The Draft and How It Is Written

As aforementioned, the draft specification can be found here. Review and comments on it are welcome. The document is intended to be self-contained, so it should not be necessary to say much more about how to read and approach it (though if it is difficult to understand, that would be useful feedback).

The document is written as a technical reference, intended to describe the behavior of each language construct in a precise manner. By contrast, the document is not meant as a tutorial, so it does not generally describe very much of the intent behind the design. Personally, I do not think a language specification is the right document for describing that, though if there are some places where a brief word on intent would be helpful, we could perhaps consider doing that.

Additionally, the specification is concerned only with the functional behavior of TIR programs. That is, it describes only the visible behavior that results from executing a program. This is elaborated upon in the draft itself, so I do not want to belabor this point in the pre-RFC, but the main implication is that the specification is not intended to make guarantees about performance and which constructs are likely to result in better performance. The reasons for this approach are twofold: First, it is difficult to make any a priori guarantees about performance (most of the time, we use heuristics) and, second, this simplifies the specification and thus gives the compiler implementation more freedom to make changes related to performance.

Design Choices

The draft as I have written it makes the decision to specify only a subset of programs that are possible to write in TIR, designating certain behaviors (some of which may be in use) as deliberately unspecified. This choice may prove controversial, but my collaborators and I found it to be a useful measure to address an ambiguous aspect of TIR’s design. In particular, TIR’s AST exposes many things that are typically thought of as compiler internals—even though they are “compiler internals” in some sense, however, expert users can and do manually set them to take advantage of properties of the compiler implementation or of specific devices. While it is useful for expert users to be able to do this, it poses some problems for the specification: accounting for all these low-level implementation details across all devices TIR targets would greatly expand the scope of the specification and, more importantly, including this behavior in the specification would essentially “commit” the compiler maintainers to supporting it, which could restrict their ability to change other compiler implementation details. (It would not be very helpful for the specification to be so tied to the compiler implementation that it essentially repeats what the implementation says; moreover, if changing small details of the implementation requires frequent revisions to the specification that break backwards compatibility, then the document is not very useful as a reference either.)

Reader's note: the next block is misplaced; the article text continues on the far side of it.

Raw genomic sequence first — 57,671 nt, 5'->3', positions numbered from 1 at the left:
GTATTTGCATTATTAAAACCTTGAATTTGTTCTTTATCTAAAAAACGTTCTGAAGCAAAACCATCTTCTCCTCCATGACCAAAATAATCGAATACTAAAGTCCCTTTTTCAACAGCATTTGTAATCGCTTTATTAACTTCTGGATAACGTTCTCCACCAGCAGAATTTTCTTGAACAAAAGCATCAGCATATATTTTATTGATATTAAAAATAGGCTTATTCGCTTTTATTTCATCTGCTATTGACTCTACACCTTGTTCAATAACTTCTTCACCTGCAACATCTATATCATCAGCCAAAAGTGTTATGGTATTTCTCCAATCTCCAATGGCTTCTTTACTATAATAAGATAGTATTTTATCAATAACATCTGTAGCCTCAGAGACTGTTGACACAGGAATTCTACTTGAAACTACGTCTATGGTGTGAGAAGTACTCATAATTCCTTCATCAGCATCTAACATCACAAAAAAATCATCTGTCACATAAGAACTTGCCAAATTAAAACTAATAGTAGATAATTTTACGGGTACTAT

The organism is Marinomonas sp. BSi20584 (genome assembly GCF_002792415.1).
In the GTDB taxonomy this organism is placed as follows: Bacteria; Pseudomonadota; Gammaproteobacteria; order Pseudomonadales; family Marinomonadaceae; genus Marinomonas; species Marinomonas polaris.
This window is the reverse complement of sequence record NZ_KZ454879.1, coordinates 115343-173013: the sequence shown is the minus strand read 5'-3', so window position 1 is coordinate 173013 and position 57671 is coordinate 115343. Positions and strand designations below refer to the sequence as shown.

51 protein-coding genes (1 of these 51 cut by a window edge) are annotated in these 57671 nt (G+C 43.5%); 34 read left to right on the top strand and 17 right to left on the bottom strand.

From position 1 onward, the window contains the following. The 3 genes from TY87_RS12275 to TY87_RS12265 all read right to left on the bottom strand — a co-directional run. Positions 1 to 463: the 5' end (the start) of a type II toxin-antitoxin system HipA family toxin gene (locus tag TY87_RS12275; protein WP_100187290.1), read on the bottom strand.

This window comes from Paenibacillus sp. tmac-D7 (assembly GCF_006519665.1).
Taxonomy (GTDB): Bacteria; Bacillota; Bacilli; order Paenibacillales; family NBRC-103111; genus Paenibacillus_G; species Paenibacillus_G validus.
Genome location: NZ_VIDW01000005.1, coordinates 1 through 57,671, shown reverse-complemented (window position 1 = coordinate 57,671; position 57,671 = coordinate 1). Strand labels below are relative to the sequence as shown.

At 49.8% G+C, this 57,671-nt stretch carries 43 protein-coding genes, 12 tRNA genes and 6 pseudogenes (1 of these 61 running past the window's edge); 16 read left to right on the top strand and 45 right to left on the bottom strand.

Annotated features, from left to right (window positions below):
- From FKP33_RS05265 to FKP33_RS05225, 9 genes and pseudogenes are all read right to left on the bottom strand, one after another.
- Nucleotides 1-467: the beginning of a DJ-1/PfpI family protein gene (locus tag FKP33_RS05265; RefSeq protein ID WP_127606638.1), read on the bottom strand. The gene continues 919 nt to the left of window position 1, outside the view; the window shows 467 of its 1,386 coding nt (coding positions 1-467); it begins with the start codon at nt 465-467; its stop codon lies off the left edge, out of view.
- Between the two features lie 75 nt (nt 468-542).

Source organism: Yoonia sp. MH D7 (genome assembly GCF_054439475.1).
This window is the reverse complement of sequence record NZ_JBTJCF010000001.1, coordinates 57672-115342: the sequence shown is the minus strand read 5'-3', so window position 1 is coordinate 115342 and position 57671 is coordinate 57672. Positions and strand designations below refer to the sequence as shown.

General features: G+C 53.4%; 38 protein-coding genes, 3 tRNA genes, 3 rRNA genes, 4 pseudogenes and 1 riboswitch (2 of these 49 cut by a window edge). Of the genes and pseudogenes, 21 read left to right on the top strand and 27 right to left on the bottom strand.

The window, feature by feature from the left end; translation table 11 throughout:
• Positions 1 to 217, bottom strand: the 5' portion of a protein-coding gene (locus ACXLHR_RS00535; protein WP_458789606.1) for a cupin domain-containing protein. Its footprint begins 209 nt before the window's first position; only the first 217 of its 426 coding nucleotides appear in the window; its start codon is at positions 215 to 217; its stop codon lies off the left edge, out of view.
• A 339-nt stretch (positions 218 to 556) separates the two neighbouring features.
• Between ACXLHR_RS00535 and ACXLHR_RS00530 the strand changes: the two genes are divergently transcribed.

To summarize, TIR has historically made the distinction between a “front-end user” and a compiler implementer rather ambiguous (which is unusual among most programming languages). This specification instead aims to provide a distinction between “high-level” behavior that is guaranteed at TIR’s front-end versus lower-level details that are left to the compiler implementation. The decision to stick to a high level of abstraction, I hope, will allow the specification to be simpler and remain more stable over time and give room for defining some of the lower-level invariants for the compiler later. However, I do acknowledge that there is a tradeoff here between supporting functionality and the simplicity of the specification. I lean towards the latter in part because even the TIR maintainers who helped me write the draft did not always agree on which low-level implementation tricks “should” work in TIR—I think it is reasonable for the specification not to make guarantees in such cases.